I like to read, OK you figured that out before you started reading this... And I post the occasional Pastafarian sermon. Mostly I read, and I try to write a review for everything I read.
I like to read stories that are new, that stretch my mind and my imagination. Smashwords provides a vehicle for exercising that desire. There are more works posted here for free than I can possibly read, I download the ones that I would like to read, and the ones that look most inviting I try and get read this week. Every week I try to read a few that I downloaded a while back and have not got to yet, so you may see reviews from recent downloads to ones from long ago.
Authors post their work on Smashwords because they want to share what they have often spent a lot of effort working on. I try to review every work that I read, in repayment for allowing me to read it.
My early reviewers are a bit kinder than my more recent reviews. Sometime ago I realized that some works were better than most of the ones I was giving 5 stars to. As there is no way to give 6 stars, I dialed back my ratings a bit. Here is how I currently am awarding stars.
1 Star; this work was not ready to be published
2 Stars: The presentation made me think I would like it, but I didn't like it. I probably did not finish reading it (defined in each review)
3 Stars: AVERAGE - not good or bad, the presentation and the work match, I was not disappointed or overly excited. I am glad I read it and will likely look for other works by the author.
4 Stars: I got more than I was expecting from this work, I am actively looking for more works by this author
5 Stars: I can not believe I did not have to pay for this work! Looking for more works by the author, keeping this one so I can read it again later, it will probably be the foundation of a later famous work by this author.
Review with no stars or no review: I read a book, even though the presentation did not reach out to me. I am not the authors target audience so it is inappropriate for me to rate it with stars.
I read your book and did not give it 5 star review... Sorry but that is not something I do lightly, here are a few popular books that I would give 5 stars to. Before you take offense, ask yourself if your work is really equal to these.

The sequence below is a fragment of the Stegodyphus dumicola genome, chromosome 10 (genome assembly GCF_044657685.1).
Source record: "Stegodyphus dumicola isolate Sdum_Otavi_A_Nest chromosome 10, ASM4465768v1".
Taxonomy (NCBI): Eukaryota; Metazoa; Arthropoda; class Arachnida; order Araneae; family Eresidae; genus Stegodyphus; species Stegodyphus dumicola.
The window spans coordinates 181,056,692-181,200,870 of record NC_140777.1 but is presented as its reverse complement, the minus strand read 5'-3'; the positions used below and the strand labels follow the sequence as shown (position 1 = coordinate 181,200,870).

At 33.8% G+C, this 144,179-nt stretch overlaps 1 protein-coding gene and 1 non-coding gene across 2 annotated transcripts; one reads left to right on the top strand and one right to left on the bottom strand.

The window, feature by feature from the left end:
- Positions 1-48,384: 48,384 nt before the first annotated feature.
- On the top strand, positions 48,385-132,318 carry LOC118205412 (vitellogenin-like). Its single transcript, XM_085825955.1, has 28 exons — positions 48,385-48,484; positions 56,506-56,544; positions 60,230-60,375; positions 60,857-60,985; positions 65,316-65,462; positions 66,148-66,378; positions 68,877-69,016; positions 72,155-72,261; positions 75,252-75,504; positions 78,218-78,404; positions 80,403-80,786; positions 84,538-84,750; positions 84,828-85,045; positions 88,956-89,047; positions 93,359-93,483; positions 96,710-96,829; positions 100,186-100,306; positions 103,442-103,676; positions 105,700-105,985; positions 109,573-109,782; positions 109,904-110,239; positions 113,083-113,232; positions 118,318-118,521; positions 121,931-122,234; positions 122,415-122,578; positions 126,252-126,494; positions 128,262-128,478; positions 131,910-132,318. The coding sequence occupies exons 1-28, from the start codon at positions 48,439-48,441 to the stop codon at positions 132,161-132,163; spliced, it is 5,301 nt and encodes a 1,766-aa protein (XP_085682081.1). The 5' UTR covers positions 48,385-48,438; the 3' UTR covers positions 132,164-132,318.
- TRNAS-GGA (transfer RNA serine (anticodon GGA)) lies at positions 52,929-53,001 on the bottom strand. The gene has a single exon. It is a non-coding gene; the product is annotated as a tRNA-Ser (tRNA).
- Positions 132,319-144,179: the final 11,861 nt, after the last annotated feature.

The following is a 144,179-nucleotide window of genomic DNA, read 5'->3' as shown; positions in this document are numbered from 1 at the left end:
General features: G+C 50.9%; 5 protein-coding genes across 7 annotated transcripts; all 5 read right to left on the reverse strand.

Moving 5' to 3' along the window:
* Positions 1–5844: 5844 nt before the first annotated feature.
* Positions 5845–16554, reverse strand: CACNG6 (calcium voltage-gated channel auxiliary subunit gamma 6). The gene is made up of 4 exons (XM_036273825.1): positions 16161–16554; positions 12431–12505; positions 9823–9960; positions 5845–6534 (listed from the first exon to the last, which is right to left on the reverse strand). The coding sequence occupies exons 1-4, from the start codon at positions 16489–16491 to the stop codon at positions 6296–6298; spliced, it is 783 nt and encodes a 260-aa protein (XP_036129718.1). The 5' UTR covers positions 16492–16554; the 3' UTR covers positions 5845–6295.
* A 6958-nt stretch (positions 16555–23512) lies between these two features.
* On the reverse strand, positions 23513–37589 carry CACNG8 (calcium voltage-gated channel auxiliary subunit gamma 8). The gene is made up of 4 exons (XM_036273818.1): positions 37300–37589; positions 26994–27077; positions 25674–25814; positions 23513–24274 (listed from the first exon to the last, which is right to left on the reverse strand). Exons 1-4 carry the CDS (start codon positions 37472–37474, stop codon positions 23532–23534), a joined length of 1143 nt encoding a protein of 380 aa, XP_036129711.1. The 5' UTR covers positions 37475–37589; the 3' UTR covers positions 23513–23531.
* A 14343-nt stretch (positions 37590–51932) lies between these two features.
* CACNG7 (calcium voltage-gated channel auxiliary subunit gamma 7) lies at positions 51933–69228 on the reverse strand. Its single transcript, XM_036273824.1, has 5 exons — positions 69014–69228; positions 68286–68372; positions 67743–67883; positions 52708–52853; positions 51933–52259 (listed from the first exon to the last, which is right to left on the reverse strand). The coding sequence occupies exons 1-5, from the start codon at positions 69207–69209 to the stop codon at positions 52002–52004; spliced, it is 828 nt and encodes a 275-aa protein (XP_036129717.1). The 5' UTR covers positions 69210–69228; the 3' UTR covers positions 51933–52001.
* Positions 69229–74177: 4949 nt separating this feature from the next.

* Ender's Game by Orson Scott Card
* James and the Giant Peach by Roald Dahl
* Have Space Suit—Will Travel by Robert A. Heinlein
* Spaceling by Doris Piserchia.
* Number of the Beast by Robert A. Heinlein
How to fail as a self-published author OR things I see authors do, that don't seem to add value to their work.
Smashwords is wonderful venue for the self-published author to get exposure. It is great place for readers find works that bypass the narrow focus of major publishing houses.
• Ask your friends to post a review as soon as you post your new book on Smashwords.
• Use the description to tell why you are the best author EVER and why the reader should download your book NOW.
• Use lots of descriptive words in your work, never use 2 words if you can get a 100 to say the same thing
• Don’t worry about universe plausibility
• You religion is the best, be sure your readers are left with no doubt about it.
• Publish the first chapter of your novel as soon as possible.
• Try to sell the first book in your series, while offering the other non-stand alone works for free.
• Don't bother proof reading your work
• WRITE YOUR INTRO IN ALL CAPS
on March 10, 2017 :
A little narcissistic. I think the author is in love with himself.
(review of free book)
on Sep. 10, 2016 :
Poorly formatted neo-atheistic nonsense. It is more or less a work of fiction with basis in the idea that since there is no God, all religions must be the same, thus placing every religion of the world in the same ideological basket. I'll give it one star based solely on the fact that the author managed to convert it into an eBook.
(review of free book)
on Sep. 04, 2016 :
This is a barely readable ‘story’ that requires the reader to have a large amount of foreknowledge concerning a niche atheist community before they even start reading. It’s full of comma and other grammatical errors.
Weird formatting choices make it hard to read with too many line breaks and pointless bracket instructions. Lack of other formatting means that it’s impossible to easily tell when quotes end. You have to rely on brackets.
There are bizarre out of context phrases such as a reference to Kiva even though this is Smashwords.
The premise is interesting. The idea of doing a sermon about what the FSM has to say about invisible friends is certainly unique, if nothing else. There are some clever turns of phrase like “visiting the next plane of existence momentarily.”
Overall, this is one of the more confusing passages I’ve ever read. At least half of it consists of quotes from somewhere else and even the original text is merely an unhelpful explanation of these quotes with very little else added. Kiva references are largely unexplained except for a brief reference to the original posting at the beginning which is easily missed.
It reads like the world’s most bizarre and ineffective infomercial for Kiva.
(review of free book)